FIG. 1 shows a cutaway and slightly schematically simplified longitudinal section of one exemplary embodiment of the pressure tank according to the invention in the form of a hydraulic accumulator, only the region of the bottom part of the housing and the bordering part of the top part of the housing being shown;

FIG. 2 shows a longitudinal section of only the separating element of the exemplary embodiment from FIG. 1, which element is made as a rolling membrane, and which section is shown as one half side and enlarged compared to FIG. 1, and

FIG. 3 shows a partial view of the region identified with III in FIG. 2 which has been further enlarged compared to FIG. 2.

Of the exemplary embodiment of the pressure tank according to the invention in the form of a hydraulic accumulator, FIG. 1 shows merely the bottom part 3 of the housing with a bottom-side fluid connection 9 which is concentric to the longitudinal axis 7 of the housing, and a piece of the top part 5 of the housing which borders the bottom part 3 of the housing. At the connection site between the bottom part 3 of the housing and the top part 5 of the housing the open, annular edge 13 of the separating element is clamped tight in the form of a rolling membrane which is designated as a whole as 1. Here the thickened edge 21 of the rolling membrane 1 on the one hand is supported on an annular surface 22 of the bottom part 3 of the housing and on the other hand adjoins an O-ring 15 which in turn sits in an annular groove 20 on an axially projecting annular body 14 of the top part 5 of the housing.

FIGS. 1 and 2 show the roll membrane 1 in the completely unrolled or extended state, in which the space 11 located above the membrane 1 in FIG. 1, the gas side of the hydraulic accumulator has the largest volume and there is no fluid pressure at the fluid connection 9 so that the membrane 1 lies against the inside wall of the bottom part 3 of the housing, a central reinforcing bead 29 of the membrane 1 overlapping the edge of the fluid connection 9 and in this way forming a mechanical safeguard against the membrane 1 being pressed into the fluid connection 9 when fluid pressure is absent.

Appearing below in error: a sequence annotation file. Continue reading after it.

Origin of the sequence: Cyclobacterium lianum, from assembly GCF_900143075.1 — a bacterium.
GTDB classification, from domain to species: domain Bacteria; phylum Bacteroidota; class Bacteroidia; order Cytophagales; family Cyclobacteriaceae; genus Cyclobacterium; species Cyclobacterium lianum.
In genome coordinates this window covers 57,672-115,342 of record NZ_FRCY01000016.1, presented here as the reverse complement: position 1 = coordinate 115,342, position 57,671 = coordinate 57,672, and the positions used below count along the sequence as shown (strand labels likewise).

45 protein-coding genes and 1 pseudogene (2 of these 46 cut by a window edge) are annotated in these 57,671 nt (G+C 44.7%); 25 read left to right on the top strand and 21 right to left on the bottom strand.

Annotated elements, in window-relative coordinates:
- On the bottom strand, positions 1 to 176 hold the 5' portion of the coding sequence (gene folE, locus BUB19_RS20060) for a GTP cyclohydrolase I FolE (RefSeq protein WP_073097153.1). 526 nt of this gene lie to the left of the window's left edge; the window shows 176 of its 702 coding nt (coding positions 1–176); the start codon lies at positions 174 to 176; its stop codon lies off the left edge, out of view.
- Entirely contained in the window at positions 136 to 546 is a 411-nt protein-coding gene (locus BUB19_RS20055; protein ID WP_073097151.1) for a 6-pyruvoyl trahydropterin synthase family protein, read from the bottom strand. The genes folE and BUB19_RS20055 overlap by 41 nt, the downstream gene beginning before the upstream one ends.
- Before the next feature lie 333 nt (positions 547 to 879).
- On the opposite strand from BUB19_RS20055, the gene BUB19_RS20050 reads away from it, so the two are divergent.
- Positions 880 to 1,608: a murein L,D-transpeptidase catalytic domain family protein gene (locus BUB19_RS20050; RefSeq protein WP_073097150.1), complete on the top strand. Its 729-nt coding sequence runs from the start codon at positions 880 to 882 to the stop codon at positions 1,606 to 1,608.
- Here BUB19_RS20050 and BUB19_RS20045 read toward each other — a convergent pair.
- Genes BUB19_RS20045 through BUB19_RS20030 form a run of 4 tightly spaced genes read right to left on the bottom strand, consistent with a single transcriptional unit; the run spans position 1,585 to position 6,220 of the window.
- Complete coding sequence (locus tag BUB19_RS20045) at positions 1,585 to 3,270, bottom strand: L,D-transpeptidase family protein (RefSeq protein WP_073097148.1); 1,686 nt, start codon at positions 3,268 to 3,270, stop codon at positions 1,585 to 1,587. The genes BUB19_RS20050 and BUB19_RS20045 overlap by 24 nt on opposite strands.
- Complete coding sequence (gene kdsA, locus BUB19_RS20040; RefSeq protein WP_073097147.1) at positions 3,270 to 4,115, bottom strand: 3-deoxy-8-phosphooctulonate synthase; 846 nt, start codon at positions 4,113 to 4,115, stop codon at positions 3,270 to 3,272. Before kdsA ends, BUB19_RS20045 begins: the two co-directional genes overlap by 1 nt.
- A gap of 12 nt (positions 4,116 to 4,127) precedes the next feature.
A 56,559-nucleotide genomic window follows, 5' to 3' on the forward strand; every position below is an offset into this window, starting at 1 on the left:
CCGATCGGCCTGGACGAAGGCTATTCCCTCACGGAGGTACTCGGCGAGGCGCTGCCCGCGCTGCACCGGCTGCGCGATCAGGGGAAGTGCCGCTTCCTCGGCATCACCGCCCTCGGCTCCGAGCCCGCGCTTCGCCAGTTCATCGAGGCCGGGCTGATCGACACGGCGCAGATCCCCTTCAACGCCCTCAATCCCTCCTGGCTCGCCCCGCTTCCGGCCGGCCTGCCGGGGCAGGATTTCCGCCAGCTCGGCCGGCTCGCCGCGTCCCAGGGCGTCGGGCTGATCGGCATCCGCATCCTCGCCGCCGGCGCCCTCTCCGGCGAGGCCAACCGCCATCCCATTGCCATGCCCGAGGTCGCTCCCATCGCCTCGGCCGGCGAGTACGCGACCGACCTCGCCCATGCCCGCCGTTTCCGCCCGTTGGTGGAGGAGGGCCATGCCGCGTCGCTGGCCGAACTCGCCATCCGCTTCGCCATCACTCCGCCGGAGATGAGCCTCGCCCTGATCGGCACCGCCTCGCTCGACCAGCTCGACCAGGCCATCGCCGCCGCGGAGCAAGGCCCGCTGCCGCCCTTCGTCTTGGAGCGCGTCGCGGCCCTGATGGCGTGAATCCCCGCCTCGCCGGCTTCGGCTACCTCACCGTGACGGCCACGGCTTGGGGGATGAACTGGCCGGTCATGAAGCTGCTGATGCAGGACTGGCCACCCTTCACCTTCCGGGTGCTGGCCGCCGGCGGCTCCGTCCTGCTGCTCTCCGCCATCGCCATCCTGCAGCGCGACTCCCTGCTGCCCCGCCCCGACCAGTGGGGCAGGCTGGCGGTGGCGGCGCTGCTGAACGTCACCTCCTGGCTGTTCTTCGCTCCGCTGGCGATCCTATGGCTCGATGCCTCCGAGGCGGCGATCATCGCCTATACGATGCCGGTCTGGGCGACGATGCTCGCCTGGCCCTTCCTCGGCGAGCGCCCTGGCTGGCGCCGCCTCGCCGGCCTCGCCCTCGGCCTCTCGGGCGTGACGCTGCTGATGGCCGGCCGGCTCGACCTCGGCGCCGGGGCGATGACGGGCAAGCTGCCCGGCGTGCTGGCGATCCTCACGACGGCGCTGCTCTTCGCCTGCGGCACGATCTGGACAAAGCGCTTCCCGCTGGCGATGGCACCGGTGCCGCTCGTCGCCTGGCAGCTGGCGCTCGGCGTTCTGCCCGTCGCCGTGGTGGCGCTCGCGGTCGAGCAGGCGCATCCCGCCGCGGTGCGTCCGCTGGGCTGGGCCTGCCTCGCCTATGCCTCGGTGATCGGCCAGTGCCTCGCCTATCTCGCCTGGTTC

FIGS. 2 and 3 illustrate more details of the rolling membrane 1 produced from PTFE material. Due to the very good diffusion tightness of the PTFE material and especially good strength properties, for the rolling membrane 1 merely a small wall thickness of the membrane as is emerges from the annular edge 13 is necessary; this defines the domed main separating plane. Successive annular bead-like elevations project to the inside from this main separating plane and are formed in the illustrated example, not by beads in the form of solid bodies, but by folds, of which the first fold nearest the edge 13 is designated as 17 and the adjoining folds are each designated as 19. As is apparent from FIG. 1, proceeding from the thickened wall 21 on the annular edge 13 the wall thickness changes such that the wall thickness decreases as far as the first fold 17 to the thickness value of flat wall sections 23 which are each located between the folds 17 and 19. In a practical embodiment the wall thickness decreases from the thickening 21 to the first fold 18 from a value of 1.2 mm to a value of 0.5 mm which is given on the succeeding wall section 23 between the folds 17 and 19. As FIG. 2 likewise shows, the thickened edge 21 on the inside forms a type of shell shape which forms a partial enclosure of the O-ring 15 which is not shown in FIG. 2.